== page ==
If your symptoms or the physical exam results suggest the cancer may have come back, imaging tests (such as CT scans or ultrasound studies), a CA 125 blood test, and/or biopsies may be done. Studies of many women with endometrial cancer show that if no symptoms or physical exam abnormalities are present, routine blood tests and imaging tests are not needed.

Ask your doctor for a survivorship care plan

Talk with your doctor about developing a survivorship care plan for you. This plan might include:

    · A suggested schedule for follow-up exams and tests

    · A list of potential late or long-term side effects from your treatment, including what to watch for and when you should contact your doctor

    · A schedule for other tests you might need, such as tests to look for long-term health effects from your cancer or its treatment

    · Suggestions for things you can do that might improve your health, including possibly lowering your chances of the cancer coming back

Keeping health insurance and copies of your medical records

Even after treatment, it’s very important to keep health insurance. Tests and doctor visits cost a lot, and even though no one wants to think of their cancer coming back, this could happen.

At some point after your cancer treatment, you might find yourself seeing a new doctor who doesn’t know about your medical history. It’s important to keep copies of your medical records to give your new doctor the details of your diagnosis and treatment. Learn more in Keeping Copies of Important Medical Records.

Can I lower the risk of my cancer progressing or coming back?

After completing treatment for endometrial cancer, you should see your doctor regularly to look for signs the cancer has come back. Experts do not recommend additional testing to look for second cancers in patients without symptoms. Let your doctor know about any new symptoms or problems, because they could be caused by the cancer coming back or by a new disease or second cancer.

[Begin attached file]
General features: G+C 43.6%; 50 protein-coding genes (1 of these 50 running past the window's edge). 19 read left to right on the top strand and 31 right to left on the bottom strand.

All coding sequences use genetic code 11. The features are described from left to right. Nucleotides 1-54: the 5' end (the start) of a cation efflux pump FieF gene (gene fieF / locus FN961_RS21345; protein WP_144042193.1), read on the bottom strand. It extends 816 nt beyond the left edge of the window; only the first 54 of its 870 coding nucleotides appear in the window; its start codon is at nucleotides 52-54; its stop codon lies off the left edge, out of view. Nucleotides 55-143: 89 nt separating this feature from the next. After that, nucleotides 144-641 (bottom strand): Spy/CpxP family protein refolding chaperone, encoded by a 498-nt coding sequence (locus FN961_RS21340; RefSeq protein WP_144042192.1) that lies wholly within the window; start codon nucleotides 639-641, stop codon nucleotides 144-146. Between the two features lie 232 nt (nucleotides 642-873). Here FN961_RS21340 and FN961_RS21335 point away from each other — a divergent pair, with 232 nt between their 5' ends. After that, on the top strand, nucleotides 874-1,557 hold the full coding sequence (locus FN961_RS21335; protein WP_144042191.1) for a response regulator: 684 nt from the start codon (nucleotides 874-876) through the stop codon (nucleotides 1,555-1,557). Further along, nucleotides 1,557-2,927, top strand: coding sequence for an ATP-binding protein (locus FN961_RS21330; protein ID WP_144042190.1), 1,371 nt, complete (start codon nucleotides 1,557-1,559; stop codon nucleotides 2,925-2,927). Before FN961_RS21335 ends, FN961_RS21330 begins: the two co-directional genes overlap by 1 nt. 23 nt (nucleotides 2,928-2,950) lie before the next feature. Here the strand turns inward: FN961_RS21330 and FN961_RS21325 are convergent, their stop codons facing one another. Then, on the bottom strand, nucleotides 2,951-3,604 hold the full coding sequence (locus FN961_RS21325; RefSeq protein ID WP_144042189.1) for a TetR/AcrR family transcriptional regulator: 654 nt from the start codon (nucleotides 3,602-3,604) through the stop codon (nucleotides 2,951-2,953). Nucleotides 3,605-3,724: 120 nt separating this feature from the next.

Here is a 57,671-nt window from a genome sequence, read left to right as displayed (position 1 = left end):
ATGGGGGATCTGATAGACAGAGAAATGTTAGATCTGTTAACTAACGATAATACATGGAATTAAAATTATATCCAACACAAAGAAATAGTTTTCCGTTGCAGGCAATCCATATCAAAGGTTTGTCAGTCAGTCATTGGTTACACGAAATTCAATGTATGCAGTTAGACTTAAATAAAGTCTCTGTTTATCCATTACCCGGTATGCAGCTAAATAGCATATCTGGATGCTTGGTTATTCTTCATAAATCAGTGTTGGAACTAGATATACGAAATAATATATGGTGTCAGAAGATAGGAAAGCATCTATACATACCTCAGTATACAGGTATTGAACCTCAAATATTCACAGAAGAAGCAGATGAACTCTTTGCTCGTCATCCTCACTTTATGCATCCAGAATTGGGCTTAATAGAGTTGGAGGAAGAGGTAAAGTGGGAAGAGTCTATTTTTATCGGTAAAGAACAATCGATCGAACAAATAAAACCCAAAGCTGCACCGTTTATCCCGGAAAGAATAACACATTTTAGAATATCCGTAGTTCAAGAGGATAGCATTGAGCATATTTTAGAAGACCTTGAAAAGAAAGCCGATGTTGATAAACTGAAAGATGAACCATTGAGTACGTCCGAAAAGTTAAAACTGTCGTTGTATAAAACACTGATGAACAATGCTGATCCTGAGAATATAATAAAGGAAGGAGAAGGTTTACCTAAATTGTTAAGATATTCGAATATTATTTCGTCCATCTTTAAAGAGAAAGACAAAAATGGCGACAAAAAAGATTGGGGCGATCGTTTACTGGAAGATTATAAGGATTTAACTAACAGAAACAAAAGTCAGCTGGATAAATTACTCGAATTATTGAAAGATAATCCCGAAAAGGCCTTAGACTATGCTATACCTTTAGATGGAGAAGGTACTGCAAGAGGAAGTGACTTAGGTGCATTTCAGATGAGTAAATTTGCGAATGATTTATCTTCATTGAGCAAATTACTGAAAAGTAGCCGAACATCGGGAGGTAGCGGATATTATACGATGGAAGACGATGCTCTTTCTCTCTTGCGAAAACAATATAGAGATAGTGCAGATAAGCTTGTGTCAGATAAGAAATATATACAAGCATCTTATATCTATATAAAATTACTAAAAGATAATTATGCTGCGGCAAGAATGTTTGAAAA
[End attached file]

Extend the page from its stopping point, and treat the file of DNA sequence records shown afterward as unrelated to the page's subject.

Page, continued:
Survivors of endometrial cancer should follow the American Cancer Society guidelines for the early detection of cancer and should also stay away from tobacco products. Smoking increases the risk of many cancers, as well as other health problems.

To help maintain good health, survivors should also:

Taking these steps may also lower the risk of some other cancers.

If the cancer comes back

If cancer does come back at some point, your treatment options will depend on where the cancer is, what treatments you’ve had before, and your health. Surgery, radiation therapy, chemotherapy, targeted therapy, immunotherapy, or some combination of these might be options. Other types of treatment might also be used to help relieve any symptoms from the cancer. For more on how recurrent cancer is treated, see Treatment choices by stage of endometrialcancer. For more general information on dealing with a recurrence, you may also want to read When Your Cancer Comes Back: Cancer Recurrence.

Could I get a second cancer after endometrial cancer?

People who’ve had endometrial cancer can still get other cancers, although most don’t get cancer again. Endometrial cancer survivors are at risk for getting some other types of cancer. Learn more in Second cancers after endometrial cancer.

Last Medical Review: 02/10/2016
Last Revised: 02/29/2016